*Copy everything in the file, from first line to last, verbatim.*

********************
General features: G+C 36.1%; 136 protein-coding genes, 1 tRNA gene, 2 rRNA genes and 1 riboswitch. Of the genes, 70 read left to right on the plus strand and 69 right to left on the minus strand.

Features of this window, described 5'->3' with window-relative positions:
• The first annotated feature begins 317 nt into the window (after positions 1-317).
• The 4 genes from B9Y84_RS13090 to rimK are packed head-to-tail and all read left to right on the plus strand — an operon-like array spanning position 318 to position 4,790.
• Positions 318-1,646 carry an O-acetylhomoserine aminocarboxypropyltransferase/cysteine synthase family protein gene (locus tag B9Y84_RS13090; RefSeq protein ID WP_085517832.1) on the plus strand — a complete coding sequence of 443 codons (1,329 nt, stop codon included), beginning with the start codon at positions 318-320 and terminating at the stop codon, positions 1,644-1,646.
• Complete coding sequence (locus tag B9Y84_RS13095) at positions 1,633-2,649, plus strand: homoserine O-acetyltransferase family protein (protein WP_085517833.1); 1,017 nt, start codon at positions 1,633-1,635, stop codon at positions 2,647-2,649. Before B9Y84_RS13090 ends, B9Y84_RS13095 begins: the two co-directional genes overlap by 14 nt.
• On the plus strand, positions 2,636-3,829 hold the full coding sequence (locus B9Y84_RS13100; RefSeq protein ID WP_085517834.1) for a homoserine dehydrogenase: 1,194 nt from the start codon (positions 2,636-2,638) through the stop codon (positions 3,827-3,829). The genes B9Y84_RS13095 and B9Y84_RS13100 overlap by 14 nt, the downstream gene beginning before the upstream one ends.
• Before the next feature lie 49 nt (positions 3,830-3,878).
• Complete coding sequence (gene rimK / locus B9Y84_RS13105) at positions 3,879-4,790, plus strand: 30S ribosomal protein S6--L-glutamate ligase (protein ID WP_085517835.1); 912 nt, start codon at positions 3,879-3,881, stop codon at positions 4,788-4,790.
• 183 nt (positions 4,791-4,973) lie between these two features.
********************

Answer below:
General features: G+C 36.1%; 136 protein-coding genes, 1 tRNA gene, 2 rRNA genes and 1 riboswitch. Of the genes, 70 read left to right on the plus strand and 69 right to left on the minus strand.

Features of this window, described 5'->3' with window-relative positions:
• The first annotated feature begins 317 nt into the window (after positions 1-317).
• The 4 genes from B9Y84_RS13090 to rimK are packed head-to-tail and all read left to right on the plus strand — an operon-like array spanning position 318 to position 4,790.
• Positions 318-1,646 carry an O-acetylhomoserine aminocarboxypropyltransferase/cysteine synthase family protein gene (locus tag B9Y84_RS13090; RefSeq protein ID WP_085517832.1) on the plus strand — a complete coding sequence of 443 codons (1,329 nt, stop codon included), beginning with the start codon at positions 318-320 and terminating at the stop codon, positions 1,644-1,646.
• Complete coding sequence (locus tag B9Y84_RS13095) at positions 1,633-2,649, plus strand: homoserine O-acetyltransferase family protein (protein WP_085517833.1); 1,017 nt, start codon at positions 1,633-1,635, stop codon at positions 2,647-2,649. Before B9Y84_RS13090 ends, B9Y84_RS13095 begins: the two co-directional genes overlap by 14 nt.
• On the plus strand, positions 2,636-3,829 hold the full coding sequence (locus B9Y84_RS13100; RefSeq protein ID WP_085517834.1) for a homoserine dehydrogenase: 1,194 nt from the start codon (positions 2,636-2,638) through the stop codon (positions 3,827-3,829). The genes B9Y84_RS13095 and B9Y84_RS13100 overlap by 14 nt, the downstream gene beginning before the upstream one ends.
• Before the next feature lie 49 nt (positions 3,830-3,878).
• Complete coding sequence (gene rimK / locus B9Y84_RS13105) at positions 3,879-4,790, plus strand: 30S ribosomal protein S6--L-glutamate ligase (protein ID WP_085517835.1); 912 nt, start codon at positions 3,879-3,881, stop codon at positions 4,788-4,790.
• 183 nt (positions 4,791-4,973) lie between these two features.